Table in the shape of an arrow

Is it possible (and not too difficult) to draw a table in the shape of an arrow? I think it's best explained giving an example:

I'd like to draw a table almost exactly like this. However, the 2nd, 3rd and 4th row don't have to be like that but can be just regular cells.

Is it possible to draw this easily or should I just make it in a vector program and import it in my LaTeXfile as a picture?

• What is the reason to use the arrow shape? Why not only a vertical text on the last two cells? – Sigur May 5 '13 at 15:53
• @Sigur: I'm guessing that it is meant to give a sense of 'flow' to the table. Even though I don't really get why it is used in this particular case, I think it is a good question in general. gieldl, I am sure someone will come by with a TikZ approach. – Bruno Le Floch May 5 '13 at 18:57
• This is just a very common way of describing value chains, used in economics and business structures. It's pretty much always in exactly this shape. For more info: en.wikipedia.org/wiki/Value_chain – gieldops May 7 '13 at 22:54

One possibility using TikZ:

\documentclass{article}
\usepackage{tikz}
\usetikzlibrary{calc,matrix,decorations.markings,decorations.pathreplacing}

\tikzset{
table/.style={
matrix of nodes,
row sep=-\pgflinewidth,
column sep=-\pgflinewidth,
nodes={rectangle,text width=2cm,align=center},
text depth=1.25ex,
text height=2.5ex,
nodes in empty cells}
}

\begin{document}

\begin{tikzpicture}
\matrix (mat) [table]
{
& & & & &  \\
& & & & &  \\
& & & & &  \\
& & & & &  \\
& & & & &  \\
& & & & &  \\
& & & & &  \\
& & & & &  \\
};

% horizontal rules
\foreach \row in {2,3,4}
\draw (mat-\row-1.north west) -- (mat-\row-6.north east);
\draw[ultra thick] (mat-8-1.south west) -- (mat-8-5.south east);
\draw[ultra thick] (mat-1-1.north west) -- (mat-1-5.north east);
\draw[ultra thick] (mat-5-1.north west) -- (mat-5-6.north east);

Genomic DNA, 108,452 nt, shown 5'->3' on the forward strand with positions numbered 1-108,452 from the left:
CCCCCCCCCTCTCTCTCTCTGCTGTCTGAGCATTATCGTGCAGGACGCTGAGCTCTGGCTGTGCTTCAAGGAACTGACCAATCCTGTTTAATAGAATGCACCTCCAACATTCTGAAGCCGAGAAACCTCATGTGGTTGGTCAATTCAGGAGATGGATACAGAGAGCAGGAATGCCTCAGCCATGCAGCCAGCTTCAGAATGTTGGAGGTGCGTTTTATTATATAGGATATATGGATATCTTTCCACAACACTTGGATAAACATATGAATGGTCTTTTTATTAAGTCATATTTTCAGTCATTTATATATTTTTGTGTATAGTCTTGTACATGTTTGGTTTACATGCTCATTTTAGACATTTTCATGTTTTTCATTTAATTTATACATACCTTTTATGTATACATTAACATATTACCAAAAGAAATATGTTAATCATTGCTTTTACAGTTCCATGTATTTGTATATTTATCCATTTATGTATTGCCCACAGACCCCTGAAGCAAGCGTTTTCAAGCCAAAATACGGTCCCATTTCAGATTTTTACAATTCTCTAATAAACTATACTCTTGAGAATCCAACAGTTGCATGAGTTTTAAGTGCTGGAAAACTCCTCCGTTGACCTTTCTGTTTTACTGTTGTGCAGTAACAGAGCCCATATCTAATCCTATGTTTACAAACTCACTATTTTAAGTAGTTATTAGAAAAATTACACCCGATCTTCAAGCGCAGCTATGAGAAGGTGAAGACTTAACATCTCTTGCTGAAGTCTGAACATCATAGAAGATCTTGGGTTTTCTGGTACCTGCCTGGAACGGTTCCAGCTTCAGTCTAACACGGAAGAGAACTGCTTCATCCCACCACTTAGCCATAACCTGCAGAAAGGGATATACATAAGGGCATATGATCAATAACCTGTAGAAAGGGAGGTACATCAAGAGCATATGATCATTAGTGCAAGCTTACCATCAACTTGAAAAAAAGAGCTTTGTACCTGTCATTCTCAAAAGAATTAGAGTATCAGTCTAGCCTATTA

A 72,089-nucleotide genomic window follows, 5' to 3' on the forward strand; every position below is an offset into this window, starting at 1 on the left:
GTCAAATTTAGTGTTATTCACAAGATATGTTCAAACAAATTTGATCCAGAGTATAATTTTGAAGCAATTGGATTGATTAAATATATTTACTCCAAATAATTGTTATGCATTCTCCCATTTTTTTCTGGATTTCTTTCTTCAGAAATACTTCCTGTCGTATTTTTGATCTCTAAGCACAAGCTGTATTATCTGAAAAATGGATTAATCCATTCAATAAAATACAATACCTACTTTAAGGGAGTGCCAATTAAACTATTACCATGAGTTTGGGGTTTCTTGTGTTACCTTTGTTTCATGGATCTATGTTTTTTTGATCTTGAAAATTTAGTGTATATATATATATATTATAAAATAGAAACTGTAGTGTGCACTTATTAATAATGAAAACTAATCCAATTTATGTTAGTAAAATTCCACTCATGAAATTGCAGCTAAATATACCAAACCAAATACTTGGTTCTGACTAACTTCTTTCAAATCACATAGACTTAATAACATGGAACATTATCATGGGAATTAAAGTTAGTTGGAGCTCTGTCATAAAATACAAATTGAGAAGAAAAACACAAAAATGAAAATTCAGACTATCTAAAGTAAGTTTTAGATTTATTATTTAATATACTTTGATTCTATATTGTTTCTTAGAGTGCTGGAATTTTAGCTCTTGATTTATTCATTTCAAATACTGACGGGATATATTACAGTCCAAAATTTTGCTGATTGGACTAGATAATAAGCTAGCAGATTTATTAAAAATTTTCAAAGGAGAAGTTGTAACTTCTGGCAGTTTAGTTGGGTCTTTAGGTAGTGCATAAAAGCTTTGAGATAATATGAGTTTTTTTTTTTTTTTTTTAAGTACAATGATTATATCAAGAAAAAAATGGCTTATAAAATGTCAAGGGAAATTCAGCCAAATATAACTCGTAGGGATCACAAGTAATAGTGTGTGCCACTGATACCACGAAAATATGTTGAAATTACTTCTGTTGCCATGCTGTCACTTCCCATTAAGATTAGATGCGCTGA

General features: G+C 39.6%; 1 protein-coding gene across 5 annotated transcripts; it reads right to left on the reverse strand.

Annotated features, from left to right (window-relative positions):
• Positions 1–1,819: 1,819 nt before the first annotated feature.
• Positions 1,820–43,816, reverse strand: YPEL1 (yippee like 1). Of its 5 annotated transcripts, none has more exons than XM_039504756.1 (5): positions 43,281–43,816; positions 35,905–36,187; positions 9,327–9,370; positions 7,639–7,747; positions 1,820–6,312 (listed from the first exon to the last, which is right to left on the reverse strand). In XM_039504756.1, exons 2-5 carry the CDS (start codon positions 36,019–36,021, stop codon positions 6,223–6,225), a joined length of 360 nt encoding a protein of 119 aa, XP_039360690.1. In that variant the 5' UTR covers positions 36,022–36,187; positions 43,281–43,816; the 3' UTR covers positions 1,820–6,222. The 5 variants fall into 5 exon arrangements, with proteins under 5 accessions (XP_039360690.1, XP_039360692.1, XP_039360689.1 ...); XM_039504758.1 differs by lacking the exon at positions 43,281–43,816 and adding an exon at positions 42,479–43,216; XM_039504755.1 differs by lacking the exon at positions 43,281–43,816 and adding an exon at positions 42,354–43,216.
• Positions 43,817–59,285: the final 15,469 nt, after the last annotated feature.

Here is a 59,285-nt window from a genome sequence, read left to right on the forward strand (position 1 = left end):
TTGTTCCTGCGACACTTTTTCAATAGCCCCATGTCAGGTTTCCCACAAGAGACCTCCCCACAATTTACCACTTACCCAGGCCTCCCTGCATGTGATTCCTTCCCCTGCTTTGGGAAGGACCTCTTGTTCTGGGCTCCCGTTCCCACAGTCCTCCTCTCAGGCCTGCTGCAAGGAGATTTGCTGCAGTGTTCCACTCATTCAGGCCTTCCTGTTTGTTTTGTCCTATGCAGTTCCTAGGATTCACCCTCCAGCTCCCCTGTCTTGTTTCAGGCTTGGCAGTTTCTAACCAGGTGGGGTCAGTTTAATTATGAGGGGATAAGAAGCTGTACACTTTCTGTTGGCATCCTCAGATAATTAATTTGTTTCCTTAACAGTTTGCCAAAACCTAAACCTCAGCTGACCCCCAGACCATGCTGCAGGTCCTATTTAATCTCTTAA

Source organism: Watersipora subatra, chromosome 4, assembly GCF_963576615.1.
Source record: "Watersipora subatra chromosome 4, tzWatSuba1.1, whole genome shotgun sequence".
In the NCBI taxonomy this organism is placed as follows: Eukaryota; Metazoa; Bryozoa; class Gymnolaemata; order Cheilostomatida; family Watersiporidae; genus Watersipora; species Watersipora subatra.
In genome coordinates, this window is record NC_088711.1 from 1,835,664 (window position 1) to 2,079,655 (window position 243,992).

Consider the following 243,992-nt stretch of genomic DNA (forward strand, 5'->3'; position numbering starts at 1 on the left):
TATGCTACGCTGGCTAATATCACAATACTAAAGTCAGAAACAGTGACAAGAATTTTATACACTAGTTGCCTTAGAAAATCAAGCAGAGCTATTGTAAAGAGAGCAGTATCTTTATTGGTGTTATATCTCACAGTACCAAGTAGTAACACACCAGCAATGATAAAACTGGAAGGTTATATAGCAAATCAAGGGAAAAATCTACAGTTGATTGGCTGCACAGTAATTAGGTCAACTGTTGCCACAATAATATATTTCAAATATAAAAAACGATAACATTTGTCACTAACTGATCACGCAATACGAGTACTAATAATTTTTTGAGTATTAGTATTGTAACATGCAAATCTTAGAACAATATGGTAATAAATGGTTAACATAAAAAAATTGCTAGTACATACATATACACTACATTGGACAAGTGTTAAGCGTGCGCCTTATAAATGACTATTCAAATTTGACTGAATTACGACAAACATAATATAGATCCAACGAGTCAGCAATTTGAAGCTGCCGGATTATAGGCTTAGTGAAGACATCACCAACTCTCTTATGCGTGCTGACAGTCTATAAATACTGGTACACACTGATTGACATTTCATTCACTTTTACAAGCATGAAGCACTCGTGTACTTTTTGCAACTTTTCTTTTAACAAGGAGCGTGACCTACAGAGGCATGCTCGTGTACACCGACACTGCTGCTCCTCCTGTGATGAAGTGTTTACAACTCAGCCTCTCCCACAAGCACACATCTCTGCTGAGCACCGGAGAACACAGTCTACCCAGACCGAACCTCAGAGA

% vertical rules
\draw[ultra thick] (mat-1-1.north west) -- (mat-8-1.south west);
\foreach \col in {2,3,4,5}
{  \draw (mat-5-\col.north west) -- (mat-8-\col.south west);
\draw[dash pattern=on 2pt off 1.5pt] (mat-2-\col.north west) -- (mat-5-\col.south west);
}
%\draw[dashed] (mat-2-5.north west) -- (mat-5-5.south west);

% The labels
\node at (mat-1-3) {Firm Infrastructure};
\node[fill=white] at (mat-2-3) {Human Resources Management};
\node[fill=white] at (mat-3-3) {Technology Development};
\node[fill=white,inner xsep=8pt] at (mat-4-3) {Procurement};
\node at ([yshift=-10pt]mat-6-1) {\parbox[t]{2cm}{\centering Inbound Logistics}};
\node at ([yshift=-10pt]mat-6-2) {\parbox[t]{2cm}{\centering Operations \\\mbox{}}};
\node at ([yshift=-10pt]mat-6-3) {\parbox[t]{2cm}{\centering Outbound Logistics}};
\node at ([yshift=-10pt]mat-6-4) {\parbox[t]{2cm}{\centering Marketing \& Sales}};
\node at ([yshift=-10pt]mat-6-5) {\parbox[t]{2cm}{\centering Service \\\mbox{}}};
\node[rotate = 90] at ([xshift=-52pt]mat-3-1.north) {SUPPORT ACTIVITIES};
\node at ([yshift=-19pt,xshift=-0.5cm]mat-8-3.south) {PRIMARY ACTIVITIES};

% Erase some visible lines outside the arrow
\fill[white] (mat-1-5.north east) -- (mat-5-6.north east) -- (mat-1-6.north east) -- cycle;

% Draw the arrow tip
\draw[fill=white,draw=black,ultra thick] (mat-1-5.north) -- (mat-5-6.north) -- (mat-8-5.south) -- (mat-8-5.east|-mat-8-5.south east) -- (mat-5-6.north east) -- (mat-1-5.east|-mat-1-5.north west) -- cycle;

% The slanted "Margin" labels
\begin{scope}[decoration={markings,mark=at position .5 with \node[transform shape] {Margin};}]
\path[postaction={decorate}]
( $(mat-1-5.north)!0.5!(mat-1-5.north east)$ ) -- ( $(mat-5-6.north)!0.5!(mat-5-6.north east)$ );
\path[postaction={decorate}]
( $(mat-5-6.north)!0.5!(mat-5-6.north east)$ ) -- ( $(mat-8-5.south)!0.5!(mat-8-5.south east)$ );
\end{scope}

% The braces
\draw[decorate,decoration={brace,mirror,raise=6pt}]
(mat-1-1.north west) -- (mat-5-1.north west);
\draw[decorate,decoration={brace,mirror,raise=6pt}]
(mat-8-1.south west) -- (mat-8-5.south);
\end{tikzpicture}

\end{document}

And a little variation, adding some color:

\documentclass{article}
\usepackage{tikz}
\usetikzlibrary{calc,matrix,decorations.markings,decorations.pathreplacing}

\definecolor{colone}{RGB}{209,220,204}
\definecolor{coltwo}{RGB}{204,222,210}
\definecolor{colthree}{RGB}{207,233,232}